First Evolved Cape Class Begins Sea Trials

Austal Australia announced on 22 December, that sea trials had commenced aboard the Royal Australian Navy’s (RAN) first Evolved Cape Class Patrol Boat. Austal launched the vessel earlier this year in a ceremony held at its Henderson shipyard. However, a combination of the pandemic, material faults and workforce issues have caused the ship’s handover to be delayed from September 2021 to March 2022.

First Evolved Cape Class patrol boat ready for launch on dock. (Commonwealth of Australia).

Australia ordered six Evolved Cape Class Patrol Boats in April 2020 to ease the transition from the Armidale class patrol boats to the Arafura class offshore patrol vessels (OPV). Before receiving an unsolicited proposal to build the Evolved Capes from Austal, the Navy had planned to perform a life-of-type extension (LOTE) on nine of the Navy’s 12 Armidale class patrol boats, including six full LOTEs and three partial ones.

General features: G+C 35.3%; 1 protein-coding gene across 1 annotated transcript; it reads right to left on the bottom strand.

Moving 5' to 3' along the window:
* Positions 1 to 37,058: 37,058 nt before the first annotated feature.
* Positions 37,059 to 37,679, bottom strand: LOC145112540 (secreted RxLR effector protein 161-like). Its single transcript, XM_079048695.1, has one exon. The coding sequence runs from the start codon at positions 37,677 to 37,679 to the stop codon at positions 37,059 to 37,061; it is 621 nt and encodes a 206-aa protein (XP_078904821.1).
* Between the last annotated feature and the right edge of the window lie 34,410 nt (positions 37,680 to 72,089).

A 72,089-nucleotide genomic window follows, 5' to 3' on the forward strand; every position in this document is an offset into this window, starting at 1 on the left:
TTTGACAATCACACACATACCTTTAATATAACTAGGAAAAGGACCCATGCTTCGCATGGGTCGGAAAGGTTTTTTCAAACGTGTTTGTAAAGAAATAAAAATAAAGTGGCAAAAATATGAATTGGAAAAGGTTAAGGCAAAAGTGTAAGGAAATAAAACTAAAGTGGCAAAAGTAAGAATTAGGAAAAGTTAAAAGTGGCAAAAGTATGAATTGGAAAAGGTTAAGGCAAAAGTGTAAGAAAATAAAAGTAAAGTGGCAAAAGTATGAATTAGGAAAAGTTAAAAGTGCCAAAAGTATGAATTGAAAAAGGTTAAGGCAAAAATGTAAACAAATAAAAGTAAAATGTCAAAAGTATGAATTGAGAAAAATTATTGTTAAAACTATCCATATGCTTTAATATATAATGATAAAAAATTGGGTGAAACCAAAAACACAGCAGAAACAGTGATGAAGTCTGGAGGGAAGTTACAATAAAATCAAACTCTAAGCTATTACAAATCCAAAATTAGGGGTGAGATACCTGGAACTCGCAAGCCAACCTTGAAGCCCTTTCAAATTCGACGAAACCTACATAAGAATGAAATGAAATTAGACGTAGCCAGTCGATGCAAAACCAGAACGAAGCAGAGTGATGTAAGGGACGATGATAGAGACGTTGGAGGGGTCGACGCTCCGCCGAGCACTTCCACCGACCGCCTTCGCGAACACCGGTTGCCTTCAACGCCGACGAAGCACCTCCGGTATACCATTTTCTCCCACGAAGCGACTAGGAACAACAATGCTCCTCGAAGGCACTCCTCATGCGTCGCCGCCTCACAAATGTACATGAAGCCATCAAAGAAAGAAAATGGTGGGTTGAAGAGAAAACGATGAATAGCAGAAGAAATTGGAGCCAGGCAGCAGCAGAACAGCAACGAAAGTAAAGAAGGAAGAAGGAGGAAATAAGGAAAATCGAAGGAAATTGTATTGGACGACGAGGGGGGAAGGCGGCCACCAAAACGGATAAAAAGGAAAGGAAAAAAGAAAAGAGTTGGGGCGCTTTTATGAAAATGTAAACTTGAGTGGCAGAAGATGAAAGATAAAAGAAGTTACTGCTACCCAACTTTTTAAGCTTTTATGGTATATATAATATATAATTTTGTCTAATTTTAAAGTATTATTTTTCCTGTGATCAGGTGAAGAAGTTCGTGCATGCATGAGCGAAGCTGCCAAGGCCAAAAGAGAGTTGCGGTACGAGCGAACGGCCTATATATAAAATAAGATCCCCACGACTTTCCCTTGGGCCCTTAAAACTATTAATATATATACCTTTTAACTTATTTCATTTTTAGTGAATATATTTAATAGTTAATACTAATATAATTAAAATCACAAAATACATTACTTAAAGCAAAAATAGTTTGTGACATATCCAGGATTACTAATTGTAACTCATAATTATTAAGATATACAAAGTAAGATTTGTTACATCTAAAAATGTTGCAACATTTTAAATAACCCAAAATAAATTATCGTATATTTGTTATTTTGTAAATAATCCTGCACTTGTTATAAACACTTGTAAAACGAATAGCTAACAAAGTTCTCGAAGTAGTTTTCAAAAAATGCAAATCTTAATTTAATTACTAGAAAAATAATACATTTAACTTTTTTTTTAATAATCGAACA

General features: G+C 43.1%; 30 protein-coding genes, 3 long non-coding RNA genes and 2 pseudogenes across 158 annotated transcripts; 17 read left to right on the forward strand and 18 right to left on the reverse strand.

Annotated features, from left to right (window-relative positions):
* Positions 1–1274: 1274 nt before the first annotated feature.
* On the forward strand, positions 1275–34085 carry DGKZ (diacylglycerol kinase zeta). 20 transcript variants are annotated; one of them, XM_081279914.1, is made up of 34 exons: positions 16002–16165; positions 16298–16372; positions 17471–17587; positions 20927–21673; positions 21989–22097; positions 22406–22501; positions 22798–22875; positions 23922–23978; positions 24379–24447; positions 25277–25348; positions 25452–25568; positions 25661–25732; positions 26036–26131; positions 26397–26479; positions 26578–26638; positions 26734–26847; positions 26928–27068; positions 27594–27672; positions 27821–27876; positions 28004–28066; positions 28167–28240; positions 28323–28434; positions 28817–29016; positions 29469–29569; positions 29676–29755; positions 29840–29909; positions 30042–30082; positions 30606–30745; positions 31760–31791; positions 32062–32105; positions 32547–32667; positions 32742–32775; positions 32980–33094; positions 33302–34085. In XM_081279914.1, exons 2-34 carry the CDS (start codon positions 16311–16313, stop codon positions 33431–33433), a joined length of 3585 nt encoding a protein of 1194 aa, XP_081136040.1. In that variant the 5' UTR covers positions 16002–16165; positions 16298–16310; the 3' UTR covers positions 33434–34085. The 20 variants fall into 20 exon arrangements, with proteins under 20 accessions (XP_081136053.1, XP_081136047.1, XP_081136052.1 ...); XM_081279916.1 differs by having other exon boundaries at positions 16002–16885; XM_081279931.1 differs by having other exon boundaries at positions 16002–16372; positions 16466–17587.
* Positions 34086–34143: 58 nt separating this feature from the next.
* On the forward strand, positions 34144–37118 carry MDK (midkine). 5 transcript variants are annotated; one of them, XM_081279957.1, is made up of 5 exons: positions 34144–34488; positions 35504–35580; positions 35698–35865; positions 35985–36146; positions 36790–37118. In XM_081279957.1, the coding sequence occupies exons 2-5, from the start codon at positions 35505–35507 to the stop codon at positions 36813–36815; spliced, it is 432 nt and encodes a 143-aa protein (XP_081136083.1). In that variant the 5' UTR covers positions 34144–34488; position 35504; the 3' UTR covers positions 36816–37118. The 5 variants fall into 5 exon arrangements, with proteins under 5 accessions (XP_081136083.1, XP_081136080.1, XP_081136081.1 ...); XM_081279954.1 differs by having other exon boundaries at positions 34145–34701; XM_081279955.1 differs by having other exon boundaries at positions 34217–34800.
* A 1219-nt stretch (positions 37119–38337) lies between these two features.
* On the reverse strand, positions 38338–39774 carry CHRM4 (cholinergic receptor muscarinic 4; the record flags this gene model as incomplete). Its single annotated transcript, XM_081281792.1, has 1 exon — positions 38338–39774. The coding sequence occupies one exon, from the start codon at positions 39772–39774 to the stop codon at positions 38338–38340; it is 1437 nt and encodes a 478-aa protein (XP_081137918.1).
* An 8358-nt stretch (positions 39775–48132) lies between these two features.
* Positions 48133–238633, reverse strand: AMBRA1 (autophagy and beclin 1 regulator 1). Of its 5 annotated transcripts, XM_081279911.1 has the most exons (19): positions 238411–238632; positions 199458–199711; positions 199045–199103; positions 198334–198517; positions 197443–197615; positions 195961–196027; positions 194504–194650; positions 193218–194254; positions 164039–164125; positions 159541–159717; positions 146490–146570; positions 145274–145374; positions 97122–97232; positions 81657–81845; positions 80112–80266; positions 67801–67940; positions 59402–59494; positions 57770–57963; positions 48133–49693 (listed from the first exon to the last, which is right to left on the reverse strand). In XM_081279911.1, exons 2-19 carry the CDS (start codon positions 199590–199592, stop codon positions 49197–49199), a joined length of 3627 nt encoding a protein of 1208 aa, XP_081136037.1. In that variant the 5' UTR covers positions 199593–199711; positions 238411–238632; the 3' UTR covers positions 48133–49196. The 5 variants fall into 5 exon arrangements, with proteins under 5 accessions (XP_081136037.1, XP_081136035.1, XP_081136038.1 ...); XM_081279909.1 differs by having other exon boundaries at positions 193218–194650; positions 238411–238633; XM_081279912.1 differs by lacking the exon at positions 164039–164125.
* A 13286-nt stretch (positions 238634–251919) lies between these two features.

ADV Cape Inscription, one of the Navy’s two leased Cape Class Patrol Boats. (Austal)

In April last year, the ABC revealed that a shipment of substandard aluminium from China had delayed the project. Initially, delays were estimated at “between four and 16 weeks”. However, this has now slipped to 26 to 35 weeks according to the Australian National Audit Office (ANAO). 

The delays to the project are not solely because of material issues. As with other Australian Naval Shipbuilding projects, such as the Arafura class OPVs, Austal has struggled to recruit a sufficiently skilled workforce. Pandemic related border restrictions, as well as competition with the mining industry, have contributed to the issues with recruitment and retainment.

Hull 314, which has just began sea trials, is not expected to be delivered to the Navy until March this year. It was launched by Austal in October last year.